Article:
Friday 21 September 2012

is this helpful?

Now we all know that you can get virtually anything that you could possibly want in America, right? But this was a new one on me - Invisible Illness Awareness Week. 

It was brought to my attention by this post by Jackie on Blood, Poop and Tears - she used to write The MS Blog. But that site seems to be on haitus now and I've always really enjoyed her writing so I'll follow her wherever her muse (and condition) takes her.

Plus this site is a MAJOR perspective / reality check for someone like me.

I have to say I TOTALLY agree with Jackie's post - what good is whining online about every new symptom going to do anyone? I can sometimes lose patience with people on forums like Shift.MS - it can get a bit "woe is me" at times.

But having said that, there have been times when the information shared has been really useful. And it's always good to feel a little bit less alone.

Controversial POV coming up - duck for cover

I think maybe the problem is that the people who tend to use social netowrking and forums are usually a bit younger - and obviously most people get diagnosed with MS in their 20s and 30s.

And people that age tend to think that the world revolves around them, and "NO-ONE UNDERSTANDS WHAT I'M GOING THROUGH".

I know I certainly did a few years ago at least. And being that age and having to deal with being told that you have a chronic illness, and that the future you THOUGHT you were going to have has been misplaced,  is going to be insanely difficult.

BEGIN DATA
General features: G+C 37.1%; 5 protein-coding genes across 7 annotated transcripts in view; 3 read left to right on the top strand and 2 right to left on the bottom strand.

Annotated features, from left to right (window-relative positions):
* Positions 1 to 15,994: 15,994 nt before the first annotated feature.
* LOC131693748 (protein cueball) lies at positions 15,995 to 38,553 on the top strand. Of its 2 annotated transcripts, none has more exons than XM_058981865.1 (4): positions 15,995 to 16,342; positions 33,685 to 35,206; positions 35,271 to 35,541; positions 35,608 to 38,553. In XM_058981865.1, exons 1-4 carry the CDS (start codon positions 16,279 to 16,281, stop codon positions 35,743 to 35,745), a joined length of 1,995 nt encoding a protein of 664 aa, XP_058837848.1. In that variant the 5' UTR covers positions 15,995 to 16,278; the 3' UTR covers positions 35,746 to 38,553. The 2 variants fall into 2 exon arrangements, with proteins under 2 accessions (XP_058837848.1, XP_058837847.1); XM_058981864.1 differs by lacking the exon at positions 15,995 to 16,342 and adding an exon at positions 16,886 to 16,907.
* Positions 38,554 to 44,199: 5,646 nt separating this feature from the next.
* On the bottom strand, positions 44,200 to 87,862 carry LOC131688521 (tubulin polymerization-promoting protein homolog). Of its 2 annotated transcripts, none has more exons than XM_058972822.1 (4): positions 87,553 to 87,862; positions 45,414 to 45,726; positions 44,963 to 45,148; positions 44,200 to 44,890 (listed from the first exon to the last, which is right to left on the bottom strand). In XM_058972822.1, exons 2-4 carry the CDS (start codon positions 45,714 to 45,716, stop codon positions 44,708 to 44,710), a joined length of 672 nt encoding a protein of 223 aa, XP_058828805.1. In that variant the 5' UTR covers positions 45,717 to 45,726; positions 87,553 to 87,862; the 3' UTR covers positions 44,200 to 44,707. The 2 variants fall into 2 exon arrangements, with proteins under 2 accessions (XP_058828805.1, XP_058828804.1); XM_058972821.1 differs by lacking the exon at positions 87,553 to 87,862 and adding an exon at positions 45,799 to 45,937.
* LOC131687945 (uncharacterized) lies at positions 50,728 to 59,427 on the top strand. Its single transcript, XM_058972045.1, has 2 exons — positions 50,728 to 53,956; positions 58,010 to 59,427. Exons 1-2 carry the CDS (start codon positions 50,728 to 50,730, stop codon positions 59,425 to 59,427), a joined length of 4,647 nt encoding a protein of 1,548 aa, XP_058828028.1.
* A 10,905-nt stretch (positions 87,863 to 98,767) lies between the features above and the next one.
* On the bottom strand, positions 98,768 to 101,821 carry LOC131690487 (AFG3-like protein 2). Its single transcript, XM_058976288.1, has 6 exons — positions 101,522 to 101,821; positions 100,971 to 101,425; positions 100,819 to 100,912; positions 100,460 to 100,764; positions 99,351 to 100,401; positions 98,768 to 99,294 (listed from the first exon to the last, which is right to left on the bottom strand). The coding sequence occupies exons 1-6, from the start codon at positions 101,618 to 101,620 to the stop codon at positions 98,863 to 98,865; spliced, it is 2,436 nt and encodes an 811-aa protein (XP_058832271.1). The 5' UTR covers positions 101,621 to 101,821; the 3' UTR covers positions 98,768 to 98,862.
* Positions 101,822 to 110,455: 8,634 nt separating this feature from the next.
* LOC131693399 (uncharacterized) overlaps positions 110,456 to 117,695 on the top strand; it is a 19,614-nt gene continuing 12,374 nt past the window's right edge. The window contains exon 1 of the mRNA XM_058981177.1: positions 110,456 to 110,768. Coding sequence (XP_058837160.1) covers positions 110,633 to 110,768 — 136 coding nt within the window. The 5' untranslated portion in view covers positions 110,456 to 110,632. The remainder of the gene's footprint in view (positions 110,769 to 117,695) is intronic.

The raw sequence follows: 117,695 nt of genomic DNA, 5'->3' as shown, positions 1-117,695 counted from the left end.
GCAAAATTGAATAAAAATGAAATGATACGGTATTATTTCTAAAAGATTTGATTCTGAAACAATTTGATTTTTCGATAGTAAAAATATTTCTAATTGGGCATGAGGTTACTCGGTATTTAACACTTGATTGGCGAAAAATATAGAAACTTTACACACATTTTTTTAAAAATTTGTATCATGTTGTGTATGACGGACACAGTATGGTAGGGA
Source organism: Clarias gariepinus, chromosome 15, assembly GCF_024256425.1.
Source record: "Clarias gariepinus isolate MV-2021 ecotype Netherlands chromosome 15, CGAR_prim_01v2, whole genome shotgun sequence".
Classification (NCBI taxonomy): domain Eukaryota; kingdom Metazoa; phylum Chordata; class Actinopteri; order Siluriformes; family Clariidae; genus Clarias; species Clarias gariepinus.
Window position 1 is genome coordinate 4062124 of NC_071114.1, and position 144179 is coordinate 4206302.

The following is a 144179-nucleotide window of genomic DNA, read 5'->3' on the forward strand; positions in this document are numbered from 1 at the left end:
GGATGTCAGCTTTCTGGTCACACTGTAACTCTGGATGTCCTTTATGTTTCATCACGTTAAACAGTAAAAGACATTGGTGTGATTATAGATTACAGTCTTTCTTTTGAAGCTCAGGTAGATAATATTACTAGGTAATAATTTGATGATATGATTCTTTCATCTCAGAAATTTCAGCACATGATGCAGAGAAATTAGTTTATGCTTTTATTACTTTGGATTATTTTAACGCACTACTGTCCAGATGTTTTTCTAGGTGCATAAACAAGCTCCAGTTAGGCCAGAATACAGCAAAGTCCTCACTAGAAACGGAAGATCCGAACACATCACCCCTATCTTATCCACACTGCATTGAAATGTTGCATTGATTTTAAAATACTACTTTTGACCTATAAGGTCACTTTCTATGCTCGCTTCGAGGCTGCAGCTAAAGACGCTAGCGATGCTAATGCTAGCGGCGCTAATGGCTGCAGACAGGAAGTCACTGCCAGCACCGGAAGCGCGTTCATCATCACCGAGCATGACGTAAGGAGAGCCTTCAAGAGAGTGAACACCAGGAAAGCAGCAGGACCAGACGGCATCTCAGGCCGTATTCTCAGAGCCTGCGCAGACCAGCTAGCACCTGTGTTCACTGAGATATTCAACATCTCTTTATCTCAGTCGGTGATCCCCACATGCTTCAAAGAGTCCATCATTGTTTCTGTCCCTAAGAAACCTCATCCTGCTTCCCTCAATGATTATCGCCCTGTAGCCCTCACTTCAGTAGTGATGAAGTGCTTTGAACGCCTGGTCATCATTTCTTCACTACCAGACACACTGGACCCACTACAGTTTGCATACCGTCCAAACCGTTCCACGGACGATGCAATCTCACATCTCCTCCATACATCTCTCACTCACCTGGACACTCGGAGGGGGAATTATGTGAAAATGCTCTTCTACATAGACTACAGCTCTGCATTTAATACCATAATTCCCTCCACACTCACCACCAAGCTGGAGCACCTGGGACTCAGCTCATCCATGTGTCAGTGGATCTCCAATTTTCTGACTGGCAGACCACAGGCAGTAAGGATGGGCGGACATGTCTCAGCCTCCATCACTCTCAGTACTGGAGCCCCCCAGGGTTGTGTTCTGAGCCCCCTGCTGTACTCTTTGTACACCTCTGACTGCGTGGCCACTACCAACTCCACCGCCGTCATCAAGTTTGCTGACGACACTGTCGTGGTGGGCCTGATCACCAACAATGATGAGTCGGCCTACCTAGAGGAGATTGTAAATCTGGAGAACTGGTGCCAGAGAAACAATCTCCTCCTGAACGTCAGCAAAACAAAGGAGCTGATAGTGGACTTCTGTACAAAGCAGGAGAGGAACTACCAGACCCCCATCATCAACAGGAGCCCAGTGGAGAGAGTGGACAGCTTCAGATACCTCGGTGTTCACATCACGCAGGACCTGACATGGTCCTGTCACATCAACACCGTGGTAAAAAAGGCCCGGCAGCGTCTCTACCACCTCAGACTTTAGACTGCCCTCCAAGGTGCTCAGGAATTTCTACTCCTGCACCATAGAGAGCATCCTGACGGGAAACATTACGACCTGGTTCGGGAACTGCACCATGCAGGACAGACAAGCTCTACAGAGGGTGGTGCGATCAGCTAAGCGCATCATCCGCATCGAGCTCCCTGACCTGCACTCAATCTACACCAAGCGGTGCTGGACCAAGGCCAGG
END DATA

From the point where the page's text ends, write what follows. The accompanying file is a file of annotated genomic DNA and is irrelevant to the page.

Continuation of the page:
But I'm not going to let MS define me or hold me back from doing the stuff that my family and I want to do - I have MS, it doesn't have me.

I like to think that my posts following my horrible relapse this year have focused mostly on the positives that I've gained through CBT, and Physiotherapy, and the Working with MS seminar  - in short, all of the ways I've been trying to find that help me DEAL WITH STUFF.

The help is out there (even with this government), you just need to be forceful about asking for it and making sure that you get it.

And I've certainly been a lot less 'backwards about coming forwards' about my condition - if someone asks me why I've got a blue badge and a walking stick, I'll tell them. It's certainly not something I'm ashamed of.

Again I'm struck by the massive irony of asking people to Stay Positive on a site called "It's a Shit Business". But we all have our crosses to bear.

I love this bit from Jackie's post:
A pity party is what you get to do after you have a bad day or experience. It is not the state you should be living your life in. You have a chronic illness. Have a good cry. Ok…now move the fuck on and do something about it.
See? I think that's great - yes, we all have bad days, and I know people who have terribly bleak days even without a Chronic Health Condition (I know - how DARE they? The very nerve...). But shit happens to everyone regardless.

Let's get on with it!

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